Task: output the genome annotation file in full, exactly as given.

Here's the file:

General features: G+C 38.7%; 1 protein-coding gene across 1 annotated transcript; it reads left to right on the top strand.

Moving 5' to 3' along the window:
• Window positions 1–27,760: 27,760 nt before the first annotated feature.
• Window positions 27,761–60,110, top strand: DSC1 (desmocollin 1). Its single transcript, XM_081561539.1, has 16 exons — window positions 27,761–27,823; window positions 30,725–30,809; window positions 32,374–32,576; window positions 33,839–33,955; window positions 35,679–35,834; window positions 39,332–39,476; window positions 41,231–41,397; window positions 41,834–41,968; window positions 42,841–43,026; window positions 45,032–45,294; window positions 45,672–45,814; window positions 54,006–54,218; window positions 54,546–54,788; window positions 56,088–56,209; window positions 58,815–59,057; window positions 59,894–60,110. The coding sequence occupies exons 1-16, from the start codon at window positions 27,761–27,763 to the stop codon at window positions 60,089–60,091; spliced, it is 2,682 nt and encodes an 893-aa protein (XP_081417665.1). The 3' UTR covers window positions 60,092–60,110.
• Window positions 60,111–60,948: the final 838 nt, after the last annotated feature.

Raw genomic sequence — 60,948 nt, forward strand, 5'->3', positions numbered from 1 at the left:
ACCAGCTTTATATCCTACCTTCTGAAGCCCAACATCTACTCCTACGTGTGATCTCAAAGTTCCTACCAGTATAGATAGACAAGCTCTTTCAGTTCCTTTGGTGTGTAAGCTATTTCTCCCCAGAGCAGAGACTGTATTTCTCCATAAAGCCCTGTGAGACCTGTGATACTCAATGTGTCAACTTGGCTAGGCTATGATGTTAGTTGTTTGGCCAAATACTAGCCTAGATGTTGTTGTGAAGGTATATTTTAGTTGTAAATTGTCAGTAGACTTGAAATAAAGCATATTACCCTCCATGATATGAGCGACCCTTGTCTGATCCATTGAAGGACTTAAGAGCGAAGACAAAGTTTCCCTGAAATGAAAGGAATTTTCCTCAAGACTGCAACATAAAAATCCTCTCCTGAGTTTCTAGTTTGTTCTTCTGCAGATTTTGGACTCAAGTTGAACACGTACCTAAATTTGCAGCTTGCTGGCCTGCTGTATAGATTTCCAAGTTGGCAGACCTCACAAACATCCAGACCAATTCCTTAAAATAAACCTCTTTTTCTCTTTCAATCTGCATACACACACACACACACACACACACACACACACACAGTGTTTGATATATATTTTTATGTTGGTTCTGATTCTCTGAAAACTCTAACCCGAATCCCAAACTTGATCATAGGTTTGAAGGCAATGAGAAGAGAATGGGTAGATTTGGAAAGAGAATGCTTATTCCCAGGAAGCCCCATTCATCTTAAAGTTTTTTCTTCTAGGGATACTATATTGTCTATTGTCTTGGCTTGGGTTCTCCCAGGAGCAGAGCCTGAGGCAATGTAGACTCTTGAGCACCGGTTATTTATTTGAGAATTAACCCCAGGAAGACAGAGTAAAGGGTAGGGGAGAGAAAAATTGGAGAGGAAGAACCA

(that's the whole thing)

General features: G+C 38.7%; 1 protein-coding gene across 1 annotated transcript; it reads left to right on the top strand.

Moving 5' to 3' along the window:
• Window positions 1–27,760: 27,760 nt before the first annotated feature.
• Window positions 27,761–60,110, top strand: DSC1 (desmocollin 1). Its single transcript, XM_081561539.1, has 16 exons — window positions 27,761–27,823; window positions 30,725–30,809; window positions 32,374–32,576; window positions 33,839–33,955; window positions 35,679–35,834; window positions 39,332–39,476; window positions 41,231–41,397; window positions 41,834–41,968; window positions 42,841–43,026; window positions 45,032–45,294; window positions 45,672–45,814; window positions 54,006–54,218; window positions 54,546–54,788; window positions 56,088–56,209; window positions 58,815–59,057; window positions 59,894–60,110. The coding sequence occupies exons 1-16, from the start codon at window positions 27,761–27,763 to the stop codon at window positions 60,089–60,091; spliced, it is 2,682 nt and encodes an 893-aa protein (XP_081417665.1). The 3' UTR covers window positions 60,092–60,110.
• Window positions 60,111–60,948: the final 838 nt, after the last annotated feature.

Raw genomic sequence — 60,948 nt, forward strand, 5'->3', positions numbered from 1 at the left:
ACCAGCTTTATATCCTACCTTCTGAAGCCCAACATCTACTCCTACGTGTGATCTCAAAGTTCCTACCAGTATAGATAGACAAGCTCTTTCAGTTCCTTTGGTGTGTAAGCTATTTCTCCCCAGAGCAGAGACTGTATTTCTCCATAAAGCCCTGTGAGACCTGTGATACTCAATGTGTCAACTTGGCTAGGCTATGATGTTAGTTGTTTGGCCAAATACTAGCCTAGATGTTGTTGTGAAGGTATATTTTAGTTGTAAATTGTCAGTAGACTTGAAATAAAGCATATTACCCTCCATGATATGAGCGACCCTTGTCTGATCCATTGAAGGACTTAAGAGCGAAGACAAAGTTTCCCTGAAATGAAAGGAATTTTCCTCAAGACTGCAACATAAAAATCCTCTCCTGAGTTTCTAGTTTGTTCTTCTGCAGATTTTGGACTCAAGTTGAACACGTACCTAAATTTGCAGCTTGCTGGCCTGCTGTATAGATTTCCAAGTTGGCAGACCTCACAAACATCCAGACCAATTCCTTAAAATAAACCTCTTTTTCTCTTTCAATCTGCATACACACACACACACACACACACACACACACACACAGTGTTTGATATATATTTTTATGTTGGTTCTGATTCTCTGAAAACTCTAACCCGAATCCCAAACTTGATCATAGGTTTGAAGGCAATGAGAAGAGAATGGGTAGATTTGGAAAGAGAATGCTTATTCCCAGGAAGCCCCATTCATCTTAAAGTTTTTTCTTCTAGGGATACTATATTGTCTATTGTCTTGGCTTGGGTTCTCCCAGGAGCAGAGCCTGAGGCAATGTAGACTCTTGAGCACCGGTTATTTATTTGAGAATTAACCCCAGGAAGACAGAGTAAAGGGTAGGGGAGAGAAAAATTGGAGAGGAAGAACCA